Texas Judge Blocks Israel Boycott Ban

A district judge in Texas has temporarily blocked further enforcement of an anti-BDS law, according to The Texas Tribune. Judge Robert L Pitman obstructed the law, which forbids the state from employing contractors who boycott Israel, The Washington Post reported. Pitman describes the legislation as a possible violation of the First Amendment, in a nearly 60 page opinion signed Thursday. The move means that the state of Texas may not make compliance with a pro-Israel policy a condition of employment until all related cases are otherwise resolved.
Pitman writes:
The statute threatens to ‘suppress unpopular ideas’ and manipulate the public debate through coercion rather than persuasion.”
Pitman’s conclusion also states:
The Court reiterates that this case is about whether Texas may prohibit boycotting the State of Israel as a condition of public employment… In coming to its conclusions, the Court is guided by first principles. ‘At the heart of the First Amendment lies the principle that each person should decide for him or herself the ideas and beliefs deserving of expression, consideration, and adherence.”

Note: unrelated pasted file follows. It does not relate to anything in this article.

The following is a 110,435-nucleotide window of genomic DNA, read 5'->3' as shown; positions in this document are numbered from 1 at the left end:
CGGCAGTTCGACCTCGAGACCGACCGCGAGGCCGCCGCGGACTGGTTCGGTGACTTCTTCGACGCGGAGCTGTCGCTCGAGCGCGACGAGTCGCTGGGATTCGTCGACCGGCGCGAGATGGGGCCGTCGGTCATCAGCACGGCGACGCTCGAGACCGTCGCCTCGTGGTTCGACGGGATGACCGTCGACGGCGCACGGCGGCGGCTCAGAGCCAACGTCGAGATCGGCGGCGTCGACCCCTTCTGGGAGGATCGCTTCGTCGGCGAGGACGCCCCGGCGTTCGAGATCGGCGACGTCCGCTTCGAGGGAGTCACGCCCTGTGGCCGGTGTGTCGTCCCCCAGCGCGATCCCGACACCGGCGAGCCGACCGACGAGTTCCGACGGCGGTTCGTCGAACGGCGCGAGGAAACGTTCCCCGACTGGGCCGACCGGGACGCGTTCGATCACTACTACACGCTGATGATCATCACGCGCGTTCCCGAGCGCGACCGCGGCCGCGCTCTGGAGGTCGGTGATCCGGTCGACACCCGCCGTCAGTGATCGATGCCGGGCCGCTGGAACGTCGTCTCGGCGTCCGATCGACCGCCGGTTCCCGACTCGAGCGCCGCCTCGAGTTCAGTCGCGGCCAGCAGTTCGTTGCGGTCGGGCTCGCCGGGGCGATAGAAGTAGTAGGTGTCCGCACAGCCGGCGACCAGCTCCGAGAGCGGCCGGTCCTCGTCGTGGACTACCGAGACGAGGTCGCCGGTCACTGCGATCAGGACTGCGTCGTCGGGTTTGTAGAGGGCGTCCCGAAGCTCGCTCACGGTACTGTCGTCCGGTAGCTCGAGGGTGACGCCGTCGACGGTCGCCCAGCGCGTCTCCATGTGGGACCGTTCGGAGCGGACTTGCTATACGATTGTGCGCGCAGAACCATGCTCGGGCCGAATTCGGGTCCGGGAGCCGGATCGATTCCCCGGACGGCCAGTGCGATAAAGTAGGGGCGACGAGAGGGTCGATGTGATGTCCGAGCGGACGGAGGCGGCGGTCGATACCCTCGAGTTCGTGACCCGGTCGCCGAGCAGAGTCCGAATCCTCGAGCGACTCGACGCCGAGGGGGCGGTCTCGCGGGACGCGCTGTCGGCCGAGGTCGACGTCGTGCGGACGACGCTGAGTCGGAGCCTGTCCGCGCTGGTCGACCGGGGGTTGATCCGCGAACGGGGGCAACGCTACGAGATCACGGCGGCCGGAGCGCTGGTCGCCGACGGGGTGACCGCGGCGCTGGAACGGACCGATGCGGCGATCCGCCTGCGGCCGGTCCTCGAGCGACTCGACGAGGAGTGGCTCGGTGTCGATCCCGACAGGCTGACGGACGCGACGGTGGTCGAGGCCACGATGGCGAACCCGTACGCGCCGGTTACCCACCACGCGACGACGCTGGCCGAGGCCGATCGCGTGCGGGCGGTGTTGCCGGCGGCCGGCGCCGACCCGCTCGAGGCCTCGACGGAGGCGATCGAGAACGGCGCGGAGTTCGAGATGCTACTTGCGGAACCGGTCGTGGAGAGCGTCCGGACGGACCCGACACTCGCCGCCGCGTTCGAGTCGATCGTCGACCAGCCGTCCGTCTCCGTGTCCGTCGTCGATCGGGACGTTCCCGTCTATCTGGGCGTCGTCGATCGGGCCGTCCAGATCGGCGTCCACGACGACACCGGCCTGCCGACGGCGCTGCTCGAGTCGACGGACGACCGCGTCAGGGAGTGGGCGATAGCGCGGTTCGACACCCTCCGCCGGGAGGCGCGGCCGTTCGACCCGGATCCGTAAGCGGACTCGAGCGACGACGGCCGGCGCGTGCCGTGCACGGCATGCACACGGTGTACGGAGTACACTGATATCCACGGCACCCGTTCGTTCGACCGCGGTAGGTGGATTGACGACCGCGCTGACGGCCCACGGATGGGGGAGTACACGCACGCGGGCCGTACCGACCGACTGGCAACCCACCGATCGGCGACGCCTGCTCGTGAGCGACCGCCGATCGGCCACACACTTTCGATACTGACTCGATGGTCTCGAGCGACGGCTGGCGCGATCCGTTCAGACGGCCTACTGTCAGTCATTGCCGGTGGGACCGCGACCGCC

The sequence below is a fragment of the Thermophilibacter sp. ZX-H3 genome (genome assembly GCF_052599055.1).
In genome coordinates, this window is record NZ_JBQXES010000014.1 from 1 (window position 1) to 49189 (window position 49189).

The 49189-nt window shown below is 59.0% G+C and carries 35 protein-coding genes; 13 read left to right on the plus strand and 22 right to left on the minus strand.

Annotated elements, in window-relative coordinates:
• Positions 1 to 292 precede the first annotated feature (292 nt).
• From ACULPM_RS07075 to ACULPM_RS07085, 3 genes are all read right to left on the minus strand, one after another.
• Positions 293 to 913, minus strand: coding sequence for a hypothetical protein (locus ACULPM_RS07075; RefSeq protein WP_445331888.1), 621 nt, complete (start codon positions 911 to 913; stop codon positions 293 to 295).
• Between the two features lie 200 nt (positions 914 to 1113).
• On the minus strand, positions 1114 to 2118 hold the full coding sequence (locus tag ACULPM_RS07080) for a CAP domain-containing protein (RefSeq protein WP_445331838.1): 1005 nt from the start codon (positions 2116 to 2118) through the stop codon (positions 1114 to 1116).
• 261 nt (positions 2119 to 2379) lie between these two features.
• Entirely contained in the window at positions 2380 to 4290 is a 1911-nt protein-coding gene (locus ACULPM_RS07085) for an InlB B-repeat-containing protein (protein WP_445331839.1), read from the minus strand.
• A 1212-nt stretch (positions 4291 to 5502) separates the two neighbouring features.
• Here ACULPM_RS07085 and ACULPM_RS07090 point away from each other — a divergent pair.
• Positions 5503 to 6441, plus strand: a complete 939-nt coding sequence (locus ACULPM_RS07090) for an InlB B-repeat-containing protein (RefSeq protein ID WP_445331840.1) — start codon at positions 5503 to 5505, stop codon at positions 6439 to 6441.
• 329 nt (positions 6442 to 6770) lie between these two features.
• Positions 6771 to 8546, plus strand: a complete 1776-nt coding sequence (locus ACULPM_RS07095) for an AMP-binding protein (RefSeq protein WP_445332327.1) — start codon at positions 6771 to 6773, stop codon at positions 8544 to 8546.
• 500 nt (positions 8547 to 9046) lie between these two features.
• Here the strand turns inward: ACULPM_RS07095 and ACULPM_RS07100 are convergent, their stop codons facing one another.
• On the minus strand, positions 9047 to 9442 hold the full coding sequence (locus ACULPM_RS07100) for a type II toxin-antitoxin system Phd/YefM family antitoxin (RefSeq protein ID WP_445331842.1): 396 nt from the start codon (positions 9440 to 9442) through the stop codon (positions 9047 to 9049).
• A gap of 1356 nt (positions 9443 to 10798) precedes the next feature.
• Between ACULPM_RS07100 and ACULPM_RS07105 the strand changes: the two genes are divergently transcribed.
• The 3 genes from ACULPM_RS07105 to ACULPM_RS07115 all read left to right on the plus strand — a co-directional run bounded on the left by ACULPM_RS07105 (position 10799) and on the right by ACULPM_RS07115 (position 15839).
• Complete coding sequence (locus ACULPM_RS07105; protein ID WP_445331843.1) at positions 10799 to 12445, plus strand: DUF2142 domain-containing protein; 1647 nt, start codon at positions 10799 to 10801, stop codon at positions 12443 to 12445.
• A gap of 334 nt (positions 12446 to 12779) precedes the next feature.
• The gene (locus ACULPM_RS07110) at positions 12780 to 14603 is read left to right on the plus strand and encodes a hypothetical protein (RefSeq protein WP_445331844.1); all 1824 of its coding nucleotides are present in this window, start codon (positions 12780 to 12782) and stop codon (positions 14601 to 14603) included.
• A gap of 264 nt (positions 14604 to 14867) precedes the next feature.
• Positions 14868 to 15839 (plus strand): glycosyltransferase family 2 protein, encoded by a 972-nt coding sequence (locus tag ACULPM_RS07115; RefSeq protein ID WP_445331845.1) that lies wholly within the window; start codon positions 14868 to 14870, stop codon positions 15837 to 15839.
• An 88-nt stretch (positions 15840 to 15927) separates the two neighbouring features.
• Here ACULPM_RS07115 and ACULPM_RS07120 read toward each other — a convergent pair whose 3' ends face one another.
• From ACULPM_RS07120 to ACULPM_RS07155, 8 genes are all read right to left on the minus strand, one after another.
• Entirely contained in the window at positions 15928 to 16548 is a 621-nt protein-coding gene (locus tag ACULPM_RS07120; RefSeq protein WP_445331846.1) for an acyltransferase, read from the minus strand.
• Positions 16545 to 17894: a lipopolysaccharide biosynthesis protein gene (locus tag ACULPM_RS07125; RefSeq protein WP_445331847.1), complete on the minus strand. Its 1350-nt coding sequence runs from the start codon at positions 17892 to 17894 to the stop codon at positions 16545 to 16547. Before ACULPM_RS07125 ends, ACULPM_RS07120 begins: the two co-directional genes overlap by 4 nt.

The legislation came under fire when Muslim speech therapist Bahia Amawi was told she could not continue to work for Texas school districts as long as she publicly supported a boycott of Israel. When asked to comment on Pitman’s ruling, she said “It’s a huge win not just for me, but for everybody here in Texas.”
The ACLU has also filed lawsuits against Texas school districts, arguing that Texas employers tried to deprive contractors of their Constitutional rights. Similar legal action could become increasingly troublesome for the state which has failed to have the lawsuits dismissed.
The Texas Attorney General’s Office plans to appeal the ruling. Marc Rylander, Communications Director for the Attorney General, criticized Pitman’s order as “essentially requiring government to do business with discriminatory companies.”
Pitman’s injunction will likely remain in effect until the state of Texas permanently resolves all disputes regarding the bill.